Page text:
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Autism. 2019 Apr;23(3):566-573. doi: 10.1177/1362361317749951. Epub 2018 Jan 31.

Characteristics of psychiatric emergency department use among privately insured adolescents with autism spectrum disorder.

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1 Johns Hopkins Bloomberg School of Public Health, USA.
2 Kennedy Krieger Institute, USA.
3 Johns Hopkins University School of Medicine, USA.


This study examined differences in the rates of psychiatric-related emergency department visits among adolescents with autism spectrum disorder, adolescents with attention deficit hyperactivity disorder, and adolescents without autism spectrum disorder or attention deficit hyperactivity disorder. Additional outcomes included emergency department recidivism, probability of psychiatric hospitalization after the emergency department visit, and receipt of outpatient mental health services before and after the emergency department visit. Data came from privately insured adolescents, aged 12-17 years, with autism spectrum disorder (N = 46,323), attention deficit hyperactivity disorder (N = 408,066), and neither diagnosis (N = 2,330,332), enrolled in the 2010-2013 MarketScan Commercial Claims Database. Adolescents with autism spectrum disorder had an increased rate of psychiatric emergency department visits compared to adolescents with attention deficit hyperactivity disorder (IRR = 2.0, 95% confidence interval: 1.9, 2.1) and adolescents with neither diagnosis (IRR = 9.9, 95% confidence interval: 9.4, 10.4). Compared to the other groups, adolescents with autism spectrum disorder also had an increased probability of emergency department recidivism, psychiatric hospitalization after the emergency department visit, and receipt of outpatient care before and after the visit (all p < 0.001). Further research is required to understand whether these findings extend to youth with other neurodevelopmental disorders, particularly those who are publicly insured.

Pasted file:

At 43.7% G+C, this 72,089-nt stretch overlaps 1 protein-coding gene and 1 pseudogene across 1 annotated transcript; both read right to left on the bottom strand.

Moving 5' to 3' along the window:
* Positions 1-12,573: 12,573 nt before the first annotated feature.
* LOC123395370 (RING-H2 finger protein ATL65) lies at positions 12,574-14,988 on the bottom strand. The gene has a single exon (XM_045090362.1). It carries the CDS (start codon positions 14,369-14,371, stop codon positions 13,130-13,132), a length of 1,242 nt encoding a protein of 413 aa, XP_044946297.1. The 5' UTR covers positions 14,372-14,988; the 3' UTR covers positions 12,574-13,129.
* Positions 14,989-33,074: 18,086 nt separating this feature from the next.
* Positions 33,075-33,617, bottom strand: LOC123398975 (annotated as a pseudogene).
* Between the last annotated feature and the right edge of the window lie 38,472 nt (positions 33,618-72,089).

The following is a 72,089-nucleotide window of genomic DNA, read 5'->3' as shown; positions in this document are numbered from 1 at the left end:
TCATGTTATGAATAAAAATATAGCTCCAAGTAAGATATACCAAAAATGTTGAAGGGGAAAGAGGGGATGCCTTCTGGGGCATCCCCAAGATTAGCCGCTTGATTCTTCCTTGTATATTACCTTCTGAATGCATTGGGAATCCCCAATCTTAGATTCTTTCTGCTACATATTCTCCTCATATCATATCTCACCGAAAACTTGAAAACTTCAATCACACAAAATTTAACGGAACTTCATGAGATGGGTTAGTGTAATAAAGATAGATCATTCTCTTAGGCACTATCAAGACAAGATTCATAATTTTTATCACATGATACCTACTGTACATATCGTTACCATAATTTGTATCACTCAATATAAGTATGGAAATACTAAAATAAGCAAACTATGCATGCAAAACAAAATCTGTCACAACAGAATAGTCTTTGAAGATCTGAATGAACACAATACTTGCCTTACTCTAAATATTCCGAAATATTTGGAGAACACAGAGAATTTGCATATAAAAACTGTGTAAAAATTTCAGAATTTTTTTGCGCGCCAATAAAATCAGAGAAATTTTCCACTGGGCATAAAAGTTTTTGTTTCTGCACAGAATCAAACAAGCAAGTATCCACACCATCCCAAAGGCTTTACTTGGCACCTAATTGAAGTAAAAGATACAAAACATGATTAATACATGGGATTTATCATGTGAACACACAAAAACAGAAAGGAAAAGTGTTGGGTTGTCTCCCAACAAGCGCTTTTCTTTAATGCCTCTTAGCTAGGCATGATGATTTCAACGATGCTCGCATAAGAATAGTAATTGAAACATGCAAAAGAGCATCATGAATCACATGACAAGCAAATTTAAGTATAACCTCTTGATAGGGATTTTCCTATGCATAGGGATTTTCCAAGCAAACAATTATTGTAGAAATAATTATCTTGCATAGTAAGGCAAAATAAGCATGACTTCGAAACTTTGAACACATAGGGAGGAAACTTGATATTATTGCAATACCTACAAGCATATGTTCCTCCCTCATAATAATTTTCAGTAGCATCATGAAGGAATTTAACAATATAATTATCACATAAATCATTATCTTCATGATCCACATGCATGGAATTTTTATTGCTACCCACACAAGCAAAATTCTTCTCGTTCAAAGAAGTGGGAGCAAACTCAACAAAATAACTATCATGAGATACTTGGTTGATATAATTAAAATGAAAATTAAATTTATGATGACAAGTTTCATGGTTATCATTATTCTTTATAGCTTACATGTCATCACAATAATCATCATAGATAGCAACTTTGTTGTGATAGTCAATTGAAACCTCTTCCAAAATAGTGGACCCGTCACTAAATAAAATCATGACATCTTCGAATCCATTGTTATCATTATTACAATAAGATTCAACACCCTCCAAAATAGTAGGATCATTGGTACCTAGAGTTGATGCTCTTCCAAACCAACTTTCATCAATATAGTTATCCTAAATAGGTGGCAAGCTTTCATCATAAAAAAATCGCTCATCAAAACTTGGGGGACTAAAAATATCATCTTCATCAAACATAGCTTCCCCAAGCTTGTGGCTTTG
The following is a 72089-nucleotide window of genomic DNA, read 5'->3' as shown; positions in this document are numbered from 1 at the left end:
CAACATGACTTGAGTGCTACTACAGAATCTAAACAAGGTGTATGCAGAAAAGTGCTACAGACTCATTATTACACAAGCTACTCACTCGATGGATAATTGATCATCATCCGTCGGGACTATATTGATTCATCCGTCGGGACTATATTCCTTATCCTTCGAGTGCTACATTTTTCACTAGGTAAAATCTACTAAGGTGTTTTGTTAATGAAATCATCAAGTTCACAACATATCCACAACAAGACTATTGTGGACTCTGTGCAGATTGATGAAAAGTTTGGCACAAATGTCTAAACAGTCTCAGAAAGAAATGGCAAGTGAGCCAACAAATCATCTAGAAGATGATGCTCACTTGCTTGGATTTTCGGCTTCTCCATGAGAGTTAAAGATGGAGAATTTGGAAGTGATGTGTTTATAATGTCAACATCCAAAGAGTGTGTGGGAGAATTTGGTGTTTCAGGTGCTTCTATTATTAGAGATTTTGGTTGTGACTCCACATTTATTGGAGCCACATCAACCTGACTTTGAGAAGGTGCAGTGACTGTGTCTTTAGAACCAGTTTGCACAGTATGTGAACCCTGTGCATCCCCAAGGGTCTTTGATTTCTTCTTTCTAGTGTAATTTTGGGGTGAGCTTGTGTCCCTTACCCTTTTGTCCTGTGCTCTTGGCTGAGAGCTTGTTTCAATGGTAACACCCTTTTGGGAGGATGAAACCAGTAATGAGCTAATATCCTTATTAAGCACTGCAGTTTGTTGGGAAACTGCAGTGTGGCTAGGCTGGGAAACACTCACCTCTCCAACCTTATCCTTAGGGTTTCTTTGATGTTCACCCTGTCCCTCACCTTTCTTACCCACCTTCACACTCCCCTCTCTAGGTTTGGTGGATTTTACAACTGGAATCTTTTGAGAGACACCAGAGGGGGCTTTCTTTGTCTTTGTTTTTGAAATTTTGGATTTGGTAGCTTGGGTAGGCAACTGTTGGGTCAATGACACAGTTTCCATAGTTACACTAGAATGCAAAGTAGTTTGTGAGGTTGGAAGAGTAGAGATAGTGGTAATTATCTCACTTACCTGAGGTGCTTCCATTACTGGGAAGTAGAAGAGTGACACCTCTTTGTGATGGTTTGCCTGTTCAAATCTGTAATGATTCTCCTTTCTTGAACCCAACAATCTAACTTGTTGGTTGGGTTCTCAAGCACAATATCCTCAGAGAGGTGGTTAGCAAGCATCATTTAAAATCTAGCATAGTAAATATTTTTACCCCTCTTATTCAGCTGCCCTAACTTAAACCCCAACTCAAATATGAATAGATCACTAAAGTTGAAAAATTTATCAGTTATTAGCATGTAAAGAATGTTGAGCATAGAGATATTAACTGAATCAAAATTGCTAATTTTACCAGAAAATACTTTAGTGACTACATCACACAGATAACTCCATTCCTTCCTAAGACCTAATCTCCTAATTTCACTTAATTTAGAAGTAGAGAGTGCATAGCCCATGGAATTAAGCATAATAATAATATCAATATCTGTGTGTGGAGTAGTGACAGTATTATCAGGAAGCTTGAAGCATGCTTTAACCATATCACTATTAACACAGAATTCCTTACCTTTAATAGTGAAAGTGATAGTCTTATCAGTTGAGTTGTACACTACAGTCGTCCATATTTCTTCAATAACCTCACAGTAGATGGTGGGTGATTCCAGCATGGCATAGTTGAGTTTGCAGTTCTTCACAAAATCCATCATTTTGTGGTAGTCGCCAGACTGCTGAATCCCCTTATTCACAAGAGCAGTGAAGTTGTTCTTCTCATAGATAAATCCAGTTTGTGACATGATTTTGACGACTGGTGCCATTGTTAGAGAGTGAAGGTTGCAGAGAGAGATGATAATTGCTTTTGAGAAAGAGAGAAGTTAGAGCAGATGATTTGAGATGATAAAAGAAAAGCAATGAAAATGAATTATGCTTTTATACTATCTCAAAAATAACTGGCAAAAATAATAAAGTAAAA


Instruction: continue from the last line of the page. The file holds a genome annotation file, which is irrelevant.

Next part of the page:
attention deficit hyperactivity disorder; autism spectrum disorders; crisis; emergency; health services


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